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Republicans shoot down UW-L science center project completion for third time



FILE - Phase I of the UW-La Crosse Prairie Springs Science Center.

The second phase of the Prairie Springs Science Center at the University of Wisconsin-La Crosse won’t be getting built any time soon — if ever.

Despite a $6.9 billion budget surplus, Republicans, who control the Joint Finance Committee, rejected the $187 million project again, putting on hold its completion now for over five years.

Democratic state Assembly Rep. Jill Billings of La Crosse has pushed for the project to be completed. Billings is a member of the State Building Commission, as well.

“I am disappointed that my Republican colleagues on the Joint Committee on Finance did not include the Prairie Springs Phase II Project in the 2023-25 Capital Budget,” Billings said in a statement. “We have an historic surplus, and should take this opportunity to invest in deferred, delayed, and shovel ready projects on campuses across the state, such as the project at UW-La Crosse.”

Because the project has been delayed by Republicans year after year, its price tag has jumped by $100 million.

“This is a shortsighted decision from Republican Legislators as the cost of these delayed projects will only increase leading up to the next budget,” Billings added. “At a time of workforce shortages, this is not a positive step forward for Wisconsin’s future workforce. It’s a poor choice to not invest in the campus infrastructure which supports the education and training of our future science and health science workers.”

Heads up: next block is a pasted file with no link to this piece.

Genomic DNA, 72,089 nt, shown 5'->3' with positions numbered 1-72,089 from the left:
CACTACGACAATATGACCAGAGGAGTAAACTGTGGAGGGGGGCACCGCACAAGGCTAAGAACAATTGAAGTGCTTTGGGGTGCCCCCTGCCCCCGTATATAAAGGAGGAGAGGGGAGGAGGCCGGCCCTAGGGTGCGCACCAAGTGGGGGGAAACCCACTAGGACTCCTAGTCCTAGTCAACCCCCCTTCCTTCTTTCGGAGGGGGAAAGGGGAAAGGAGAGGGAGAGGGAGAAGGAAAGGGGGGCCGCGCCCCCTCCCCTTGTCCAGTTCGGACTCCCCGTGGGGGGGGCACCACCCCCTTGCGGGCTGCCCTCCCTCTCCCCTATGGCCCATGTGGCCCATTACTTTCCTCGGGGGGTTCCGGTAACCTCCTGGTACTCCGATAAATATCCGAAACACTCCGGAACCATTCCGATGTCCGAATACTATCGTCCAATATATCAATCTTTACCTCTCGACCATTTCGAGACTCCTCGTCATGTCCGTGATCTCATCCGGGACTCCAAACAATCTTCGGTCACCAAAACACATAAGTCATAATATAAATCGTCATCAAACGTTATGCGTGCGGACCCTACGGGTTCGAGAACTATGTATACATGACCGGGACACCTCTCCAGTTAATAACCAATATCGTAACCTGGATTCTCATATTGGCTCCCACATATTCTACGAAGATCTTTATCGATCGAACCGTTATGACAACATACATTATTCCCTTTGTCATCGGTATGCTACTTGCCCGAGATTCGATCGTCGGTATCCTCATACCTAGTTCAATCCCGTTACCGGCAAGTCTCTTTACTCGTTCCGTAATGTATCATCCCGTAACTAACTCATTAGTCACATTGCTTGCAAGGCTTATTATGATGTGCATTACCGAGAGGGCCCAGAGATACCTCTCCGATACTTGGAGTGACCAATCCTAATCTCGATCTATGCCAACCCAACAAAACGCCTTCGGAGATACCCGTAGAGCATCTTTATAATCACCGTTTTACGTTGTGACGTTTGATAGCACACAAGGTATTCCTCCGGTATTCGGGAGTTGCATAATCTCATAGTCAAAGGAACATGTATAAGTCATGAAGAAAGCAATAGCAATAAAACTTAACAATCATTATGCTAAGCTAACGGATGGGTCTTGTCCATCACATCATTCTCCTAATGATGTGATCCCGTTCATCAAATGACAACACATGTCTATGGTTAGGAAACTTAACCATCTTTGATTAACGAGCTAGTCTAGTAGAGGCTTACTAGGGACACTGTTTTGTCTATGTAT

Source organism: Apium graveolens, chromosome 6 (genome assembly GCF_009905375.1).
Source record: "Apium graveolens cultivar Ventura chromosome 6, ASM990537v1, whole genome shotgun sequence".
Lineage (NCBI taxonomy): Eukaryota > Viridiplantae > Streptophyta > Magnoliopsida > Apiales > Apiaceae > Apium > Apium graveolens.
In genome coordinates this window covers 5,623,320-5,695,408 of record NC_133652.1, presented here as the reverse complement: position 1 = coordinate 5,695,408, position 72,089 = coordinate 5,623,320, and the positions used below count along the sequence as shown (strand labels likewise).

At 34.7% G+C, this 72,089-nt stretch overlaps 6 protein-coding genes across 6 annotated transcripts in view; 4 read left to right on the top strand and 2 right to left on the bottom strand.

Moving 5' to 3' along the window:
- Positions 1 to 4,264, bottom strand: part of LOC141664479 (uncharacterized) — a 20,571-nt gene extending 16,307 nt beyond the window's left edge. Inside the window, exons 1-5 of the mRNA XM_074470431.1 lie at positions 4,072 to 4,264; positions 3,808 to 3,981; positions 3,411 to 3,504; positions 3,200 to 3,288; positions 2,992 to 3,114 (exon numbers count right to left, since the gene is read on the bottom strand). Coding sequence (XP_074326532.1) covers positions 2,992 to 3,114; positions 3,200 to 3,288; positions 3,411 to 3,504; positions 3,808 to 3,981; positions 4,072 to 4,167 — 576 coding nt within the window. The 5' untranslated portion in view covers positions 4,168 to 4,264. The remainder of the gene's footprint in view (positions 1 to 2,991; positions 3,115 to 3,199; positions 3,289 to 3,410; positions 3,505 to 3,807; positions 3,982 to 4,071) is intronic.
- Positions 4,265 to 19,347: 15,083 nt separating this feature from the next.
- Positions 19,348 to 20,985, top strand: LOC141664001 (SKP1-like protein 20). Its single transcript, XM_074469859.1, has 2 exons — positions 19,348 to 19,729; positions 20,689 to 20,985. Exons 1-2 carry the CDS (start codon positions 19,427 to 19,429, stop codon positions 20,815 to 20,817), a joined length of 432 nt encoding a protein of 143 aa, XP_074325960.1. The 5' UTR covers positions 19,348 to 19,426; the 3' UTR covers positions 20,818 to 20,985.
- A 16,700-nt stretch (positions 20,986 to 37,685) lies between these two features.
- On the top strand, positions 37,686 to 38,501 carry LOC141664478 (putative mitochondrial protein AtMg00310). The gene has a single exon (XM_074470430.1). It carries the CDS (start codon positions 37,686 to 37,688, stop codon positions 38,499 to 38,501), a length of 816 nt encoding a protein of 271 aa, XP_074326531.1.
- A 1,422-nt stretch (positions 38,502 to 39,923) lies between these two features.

The first phase of the science center was approved in 2018 under a Republican-controlled Legislature and Republican Gov. Scott Walker. Since Democratic Gov. Tony Evers took over, phase two has been rejected three times.

Like Billings, Wisconsin state Sen. Brad Pfaff of Onalaska was also disappointed in the decision by the committee.

“Nearly half of the undergraduates at UW-La Crosse are in the College of Science and Health,” Pfaff said. “Many of these students will go on to work in health care and scientific fields that contribute tremendously to our local economy.

“No one should play politics with your education; it is far past time that this building be completed. At a time when our state is facing workforce challenges, we should do everything we can to prepare and educate the next generation.”

Evers and Pfaff had recently toured the campus to promote the science center, even asking alumni to call on the Joint Finance Committee to approve Phase II.

Former Republican Gov. Tommy Thompson, while serving as interim UW System President, pleaded last year for the project be completed.

Host of WIZM's La Crosse Talk PM | University of Wisconsin-Stevens Point graduate | Hometown: Greenville, Wis | Avid noonball basketball player and sand volleyballer in La Crosse

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1 Comment

1 Comment

  1. walden

    June 4, 2023 at 1:35 pm

    The size of old Cowley has been dwarfed by the new science building and the new health science building. A third new science building was never justified; so good riddance to that boondoggle.

    How much will it cost to repair old Cowley? Surely less than $180 million to replace it. Hopefully those responsible for preserving assets but instead allowed the Cowley building to deteriorate have “moved on.”

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